Northern Challenge nets 225 pike and one eel
Tupper Lakers say eels not known to inhabit waters
TUPPER LAKE — This year’s Northern Challenge Fishing Derby brought in record numbers of anglers and one surprising catch: an eel.
The Tupper Lake Sports Club’s annual event brought 1,448 people out on the ice of Simon Pond — also known as Lake Simond — on Saturday to catch a total 225 pike.
“This is probably the biggest crowd we’ve had,” Sports Club President Dave McMahon said,
While the contest is focused on pike catches, one contestant had to share his catch with others, calling people over to see the 1.5 inch-diameter, 24-inch eel he pulled from the icy water.
“Mike Savage (the Sports Club Secretary) has lived here for 71 years and (he said) he has never heard of an eel coming out of Simon Pond or any of the tributaries of Tupper Lake,” McMahon said. “None of the locals have ever heard of an eel being in there.”
Michael Willett, an avid fisher of Tupper Lake waters in summer and winder said he has never heard of someone catching an eel in the area.
“It’s definitely a first,” he wrote in a Facebook message.
Despite the large crowd numbers, this was a year of small fish. The largest, a 7.21-pound pike, was caught by a man named Josh Love in the 10 a.m. hour. McMahon said this is a good size fish for the pond, but previous years have seen double-digit weight pikes pulled in.
Kids won big at the event. McMahon said one girl won $2,500 in a 50-50 raffle and an 8-year-old boy from Lake Clear won an all-terrain vehicle.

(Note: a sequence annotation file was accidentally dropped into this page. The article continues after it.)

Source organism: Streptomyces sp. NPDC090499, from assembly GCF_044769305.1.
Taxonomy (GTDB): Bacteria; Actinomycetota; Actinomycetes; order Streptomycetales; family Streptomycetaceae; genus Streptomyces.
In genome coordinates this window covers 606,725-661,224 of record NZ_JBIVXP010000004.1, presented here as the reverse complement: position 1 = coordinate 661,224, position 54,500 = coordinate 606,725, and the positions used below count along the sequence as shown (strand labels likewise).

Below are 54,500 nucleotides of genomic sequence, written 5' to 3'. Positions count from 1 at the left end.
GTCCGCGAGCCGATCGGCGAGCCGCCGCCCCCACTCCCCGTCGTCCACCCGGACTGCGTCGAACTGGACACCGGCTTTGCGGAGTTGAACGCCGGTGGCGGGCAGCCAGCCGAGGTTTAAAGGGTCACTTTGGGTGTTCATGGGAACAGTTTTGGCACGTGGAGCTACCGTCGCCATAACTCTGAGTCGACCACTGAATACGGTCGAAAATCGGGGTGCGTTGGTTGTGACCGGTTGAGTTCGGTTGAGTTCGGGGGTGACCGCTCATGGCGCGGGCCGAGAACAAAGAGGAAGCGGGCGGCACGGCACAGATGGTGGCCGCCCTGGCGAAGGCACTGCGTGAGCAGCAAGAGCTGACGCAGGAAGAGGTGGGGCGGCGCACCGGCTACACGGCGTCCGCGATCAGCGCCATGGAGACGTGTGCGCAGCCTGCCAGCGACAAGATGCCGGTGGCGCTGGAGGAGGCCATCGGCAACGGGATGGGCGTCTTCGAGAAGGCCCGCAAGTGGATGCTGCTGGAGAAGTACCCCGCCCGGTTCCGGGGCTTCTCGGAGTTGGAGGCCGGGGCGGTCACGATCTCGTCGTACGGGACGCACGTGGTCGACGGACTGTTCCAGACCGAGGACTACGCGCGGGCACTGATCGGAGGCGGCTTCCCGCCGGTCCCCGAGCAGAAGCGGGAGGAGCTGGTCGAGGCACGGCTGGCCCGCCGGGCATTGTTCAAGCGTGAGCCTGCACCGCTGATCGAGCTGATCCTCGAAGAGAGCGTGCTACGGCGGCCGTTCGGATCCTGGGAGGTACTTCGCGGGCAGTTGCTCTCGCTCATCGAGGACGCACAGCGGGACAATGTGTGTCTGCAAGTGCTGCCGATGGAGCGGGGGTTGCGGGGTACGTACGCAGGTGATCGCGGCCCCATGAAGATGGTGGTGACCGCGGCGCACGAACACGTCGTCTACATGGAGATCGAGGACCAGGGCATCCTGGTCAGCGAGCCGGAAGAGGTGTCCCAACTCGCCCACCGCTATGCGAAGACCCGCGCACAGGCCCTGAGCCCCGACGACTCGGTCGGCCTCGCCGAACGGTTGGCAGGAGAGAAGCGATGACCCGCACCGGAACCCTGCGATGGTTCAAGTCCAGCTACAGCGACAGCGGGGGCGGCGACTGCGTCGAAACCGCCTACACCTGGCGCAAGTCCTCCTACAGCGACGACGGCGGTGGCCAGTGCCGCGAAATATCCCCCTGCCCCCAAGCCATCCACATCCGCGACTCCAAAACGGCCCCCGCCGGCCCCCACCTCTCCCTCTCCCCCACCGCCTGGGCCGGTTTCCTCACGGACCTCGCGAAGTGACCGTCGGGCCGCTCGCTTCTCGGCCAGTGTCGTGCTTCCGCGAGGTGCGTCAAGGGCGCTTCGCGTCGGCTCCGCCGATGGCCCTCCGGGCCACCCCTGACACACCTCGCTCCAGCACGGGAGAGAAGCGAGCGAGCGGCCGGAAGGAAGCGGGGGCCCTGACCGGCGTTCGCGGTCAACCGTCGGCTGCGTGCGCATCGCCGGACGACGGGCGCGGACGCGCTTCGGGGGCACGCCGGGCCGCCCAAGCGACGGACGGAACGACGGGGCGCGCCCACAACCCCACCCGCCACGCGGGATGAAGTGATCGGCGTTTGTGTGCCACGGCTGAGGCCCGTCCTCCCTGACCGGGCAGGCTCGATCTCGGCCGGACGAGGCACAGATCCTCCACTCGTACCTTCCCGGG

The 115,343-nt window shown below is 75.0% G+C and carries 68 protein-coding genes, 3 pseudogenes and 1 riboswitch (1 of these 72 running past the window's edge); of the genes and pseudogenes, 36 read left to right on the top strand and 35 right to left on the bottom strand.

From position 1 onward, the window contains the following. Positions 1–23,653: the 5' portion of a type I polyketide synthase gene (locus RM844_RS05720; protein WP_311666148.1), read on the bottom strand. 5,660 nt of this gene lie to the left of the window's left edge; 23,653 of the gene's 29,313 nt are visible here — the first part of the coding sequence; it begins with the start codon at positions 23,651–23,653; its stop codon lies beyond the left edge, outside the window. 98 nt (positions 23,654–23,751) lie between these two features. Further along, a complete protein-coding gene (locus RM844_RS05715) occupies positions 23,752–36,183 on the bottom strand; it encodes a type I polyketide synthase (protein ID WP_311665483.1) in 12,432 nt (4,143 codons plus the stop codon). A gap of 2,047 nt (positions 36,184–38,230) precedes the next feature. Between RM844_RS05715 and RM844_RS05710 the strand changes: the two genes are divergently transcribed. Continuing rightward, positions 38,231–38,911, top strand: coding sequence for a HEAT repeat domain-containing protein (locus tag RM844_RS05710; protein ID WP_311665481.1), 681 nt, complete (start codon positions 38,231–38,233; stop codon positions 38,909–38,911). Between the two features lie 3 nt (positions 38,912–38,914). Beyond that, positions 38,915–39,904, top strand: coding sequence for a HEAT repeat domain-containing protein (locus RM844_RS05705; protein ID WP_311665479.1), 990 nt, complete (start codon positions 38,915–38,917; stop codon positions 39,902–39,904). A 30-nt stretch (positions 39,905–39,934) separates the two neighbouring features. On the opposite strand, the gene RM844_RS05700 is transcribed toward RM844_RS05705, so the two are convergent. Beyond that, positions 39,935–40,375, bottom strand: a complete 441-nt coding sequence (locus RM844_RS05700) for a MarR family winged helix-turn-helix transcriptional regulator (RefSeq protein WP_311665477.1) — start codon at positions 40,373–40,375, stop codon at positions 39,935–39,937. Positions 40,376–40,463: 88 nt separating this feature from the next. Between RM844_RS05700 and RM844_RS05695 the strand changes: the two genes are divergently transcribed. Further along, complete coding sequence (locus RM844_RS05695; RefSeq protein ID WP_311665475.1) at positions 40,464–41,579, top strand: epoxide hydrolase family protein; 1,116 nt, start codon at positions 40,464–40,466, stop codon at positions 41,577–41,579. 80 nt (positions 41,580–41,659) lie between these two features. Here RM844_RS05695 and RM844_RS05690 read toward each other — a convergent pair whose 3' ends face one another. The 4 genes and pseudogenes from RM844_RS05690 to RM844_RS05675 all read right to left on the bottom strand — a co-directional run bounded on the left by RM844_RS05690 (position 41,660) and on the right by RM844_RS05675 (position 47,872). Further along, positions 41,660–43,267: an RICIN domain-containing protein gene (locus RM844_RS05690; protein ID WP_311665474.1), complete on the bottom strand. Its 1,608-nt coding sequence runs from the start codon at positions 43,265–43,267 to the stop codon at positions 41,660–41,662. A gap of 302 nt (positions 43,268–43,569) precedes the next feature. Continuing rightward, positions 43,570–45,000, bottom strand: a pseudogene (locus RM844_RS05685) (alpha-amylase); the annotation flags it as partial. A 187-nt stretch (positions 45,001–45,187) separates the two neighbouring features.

With the large crowds, McMahon said parking is becoming an issue with limited lots. He said the Sports Club is considering buying lots to make more parking room. He thanked the State Police and state Department of Environmental Conservation for their help with crowd control.
DEC issued two tickets, one for an unlicensed fisher and another for an unregistered vehicle.
Three broke ice
The Tupper Lake Volunteer Fire Department and the rescue squad were called when at around 5 a.m. three people broke through the ice. McMahon said they were walking over where the Raquette River enters the pond, past barriers set up on the ice. The ice is thinner there because the water is moving.
"Luckily, some other fishermen who were right there actually helped pull them out of the water and got them back into their shacks where they could get warm," McMahon said.
He said one man was transported to Adirondack Medical Center in Saranac Lake and that the other two got changed and were back out on the ice.